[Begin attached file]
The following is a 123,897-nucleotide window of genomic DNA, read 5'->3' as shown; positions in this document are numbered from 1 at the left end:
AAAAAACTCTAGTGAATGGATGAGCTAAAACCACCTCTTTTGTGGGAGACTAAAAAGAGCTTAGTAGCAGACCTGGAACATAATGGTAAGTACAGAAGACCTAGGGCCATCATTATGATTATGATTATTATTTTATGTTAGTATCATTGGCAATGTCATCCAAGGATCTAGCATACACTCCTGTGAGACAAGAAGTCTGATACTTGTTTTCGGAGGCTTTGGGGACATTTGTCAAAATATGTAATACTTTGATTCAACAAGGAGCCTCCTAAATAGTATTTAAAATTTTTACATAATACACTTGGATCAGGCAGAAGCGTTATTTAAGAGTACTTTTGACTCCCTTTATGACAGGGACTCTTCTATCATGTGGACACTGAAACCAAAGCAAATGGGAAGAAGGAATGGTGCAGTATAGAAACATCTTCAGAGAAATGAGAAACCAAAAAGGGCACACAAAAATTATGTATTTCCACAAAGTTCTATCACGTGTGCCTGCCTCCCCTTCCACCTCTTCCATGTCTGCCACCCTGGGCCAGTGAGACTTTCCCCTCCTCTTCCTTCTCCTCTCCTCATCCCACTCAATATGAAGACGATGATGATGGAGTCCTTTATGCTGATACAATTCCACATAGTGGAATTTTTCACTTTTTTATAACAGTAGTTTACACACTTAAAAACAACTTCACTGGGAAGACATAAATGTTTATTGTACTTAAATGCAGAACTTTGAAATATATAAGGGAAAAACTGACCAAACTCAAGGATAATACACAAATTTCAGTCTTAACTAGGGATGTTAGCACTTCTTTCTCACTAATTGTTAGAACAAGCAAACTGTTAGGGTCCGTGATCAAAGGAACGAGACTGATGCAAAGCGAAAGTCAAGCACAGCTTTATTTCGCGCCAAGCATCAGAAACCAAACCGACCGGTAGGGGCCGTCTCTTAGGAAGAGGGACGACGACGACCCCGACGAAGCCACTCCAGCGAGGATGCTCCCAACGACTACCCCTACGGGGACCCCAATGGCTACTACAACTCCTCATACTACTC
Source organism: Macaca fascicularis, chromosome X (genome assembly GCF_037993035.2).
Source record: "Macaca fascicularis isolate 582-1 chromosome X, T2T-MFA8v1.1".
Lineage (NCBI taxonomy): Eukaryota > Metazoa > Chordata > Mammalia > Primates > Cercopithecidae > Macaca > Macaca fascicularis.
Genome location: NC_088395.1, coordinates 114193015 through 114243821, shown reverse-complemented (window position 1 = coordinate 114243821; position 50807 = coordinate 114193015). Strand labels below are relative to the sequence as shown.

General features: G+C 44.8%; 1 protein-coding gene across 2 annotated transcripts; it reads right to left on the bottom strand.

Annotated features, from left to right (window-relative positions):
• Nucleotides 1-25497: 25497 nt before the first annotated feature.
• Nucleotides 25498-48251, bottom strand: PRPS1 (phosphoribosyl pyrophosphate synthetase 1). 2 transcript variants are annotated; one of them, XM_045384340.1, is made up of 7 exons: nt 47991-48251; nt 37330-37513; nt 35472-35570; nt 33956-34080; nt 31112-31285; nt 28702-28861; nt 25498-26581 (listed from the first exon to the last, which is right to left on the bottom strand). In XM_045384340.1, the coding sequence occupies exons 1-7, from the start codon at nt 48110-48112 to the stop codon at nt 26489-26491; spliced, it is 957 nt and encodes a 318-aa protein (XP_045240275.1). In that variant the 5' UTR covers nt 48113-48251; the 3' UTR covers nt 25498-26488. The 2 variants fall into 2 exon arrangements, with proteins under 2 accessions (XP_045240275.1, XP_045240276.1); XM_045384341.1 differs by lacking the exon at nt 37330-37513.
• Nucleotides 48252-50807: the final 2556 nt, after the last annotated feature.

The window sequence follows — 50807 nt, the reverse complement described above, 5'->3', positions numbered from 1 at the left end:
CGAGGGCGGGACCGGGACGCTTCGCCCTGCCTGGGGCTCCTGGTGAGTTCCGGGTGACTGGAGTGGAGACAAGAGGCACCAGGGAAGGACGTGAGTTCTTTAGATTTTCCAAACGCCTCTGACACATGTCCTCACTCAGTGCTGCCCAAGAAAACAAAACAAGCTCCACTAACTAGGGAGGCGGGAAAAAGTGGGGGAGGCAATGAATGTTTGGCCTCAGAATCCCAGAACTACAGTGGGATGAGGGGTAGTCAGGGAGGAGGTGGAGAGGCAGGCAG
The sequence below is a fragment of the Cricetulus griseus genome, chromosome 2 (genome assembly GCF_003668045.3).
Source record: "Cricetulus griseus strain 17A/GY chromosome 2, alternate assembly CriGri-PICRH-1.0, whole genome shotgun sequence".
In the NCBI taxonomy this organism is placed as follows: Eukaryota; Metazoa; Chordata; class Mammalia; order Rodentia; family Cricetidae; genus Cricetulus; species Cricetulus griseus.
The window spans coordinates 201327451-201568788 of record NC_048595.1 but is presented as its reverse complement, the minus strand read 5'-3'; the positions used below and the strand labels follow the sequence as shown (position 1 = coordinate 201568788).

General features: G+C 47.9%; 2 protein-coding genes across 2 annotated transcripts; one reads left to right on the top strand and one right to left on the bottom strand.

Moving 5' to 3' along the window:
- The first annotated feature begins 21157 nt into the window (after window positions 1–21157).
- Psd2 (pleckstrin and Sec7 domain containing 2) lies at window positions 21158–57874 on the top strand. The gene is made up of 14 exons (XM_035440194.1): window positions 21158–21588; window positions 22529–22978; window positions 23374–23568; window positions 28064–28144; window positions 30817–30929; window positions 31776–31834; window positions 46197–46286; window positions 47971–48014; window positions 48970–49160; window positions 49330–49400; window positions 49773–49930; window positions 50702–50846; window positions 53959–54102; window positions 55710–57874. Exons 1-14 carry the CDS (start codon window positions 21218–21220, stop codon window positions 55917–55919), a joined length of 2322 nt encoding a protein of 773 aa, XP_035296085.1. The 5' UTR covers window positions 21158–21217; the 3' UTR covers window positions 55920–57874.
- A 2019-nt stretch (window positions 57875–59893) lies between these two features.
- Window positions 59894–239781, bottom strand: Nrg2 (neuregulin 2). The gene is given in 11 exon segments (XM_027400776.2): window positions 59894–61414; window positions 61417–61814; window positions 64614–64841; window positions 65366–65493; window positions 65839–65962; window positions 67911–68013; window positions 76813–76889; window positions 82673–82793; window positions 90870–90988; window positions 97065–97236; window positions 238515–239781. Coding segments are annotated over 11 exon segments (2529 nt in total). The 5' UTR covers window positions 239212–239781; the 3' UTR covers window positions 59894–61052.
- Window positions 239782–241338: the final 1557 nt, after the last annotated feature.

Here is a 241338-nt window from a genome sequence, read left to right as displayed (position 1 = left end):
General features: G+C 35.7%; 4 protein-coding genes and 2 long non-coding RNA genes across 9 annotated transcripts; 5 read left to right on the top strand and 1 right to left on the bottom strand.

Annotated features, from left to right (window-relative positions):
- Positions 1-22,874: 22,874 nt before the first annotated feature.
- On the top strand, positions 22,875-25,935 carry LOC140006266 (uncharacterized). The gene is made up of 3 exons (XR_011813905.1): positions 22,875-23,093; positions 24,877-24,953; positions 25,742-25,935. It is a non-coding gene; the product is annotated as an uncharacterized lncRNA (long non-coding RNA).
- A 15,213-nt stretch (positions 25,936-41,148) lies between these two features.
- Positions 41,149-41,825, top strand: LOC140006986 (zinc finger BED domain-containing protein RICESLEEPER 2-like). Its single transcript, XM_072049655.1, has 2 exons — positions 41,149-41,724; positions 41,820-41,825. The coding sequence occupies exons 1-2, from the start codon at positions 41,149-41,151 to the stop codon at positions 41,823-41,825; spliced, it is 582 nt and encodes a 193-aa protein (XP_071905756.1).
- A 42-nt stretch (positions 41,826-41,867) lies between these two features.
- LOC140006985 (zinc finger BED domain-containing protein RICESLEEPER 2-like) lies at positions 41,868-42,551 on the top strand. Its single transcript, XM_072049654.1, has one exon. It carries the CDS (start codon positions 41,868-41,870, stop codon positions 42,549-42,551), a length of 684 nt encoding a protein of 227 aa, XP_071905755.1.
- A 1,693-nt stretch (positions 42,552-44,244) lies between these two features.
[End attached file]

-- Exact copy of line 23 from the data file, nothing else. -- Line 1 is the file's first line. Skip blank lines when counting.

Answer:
- Window positions 59894–239781, bottom strand: Nrg2 (neuregulin 2). The gene is given in 11 exon segments (XM_027400776.2): window positions 59894–61414; window positions 61417–61814; window positions 64614–64841; window positions 65366–65493; window positions 65839–65962; window positions 67911–68013; window positions 76813–76889; window positions 82673–82793; window positions 90870–90988; window positions 97065–97236; window positions 238515–239781. Coding segments are annotated over 11 exon segments (2529 nt in total). The 5' UTR covers window positions 239212–239781; the 3' UTR covers window positions 59894–61052.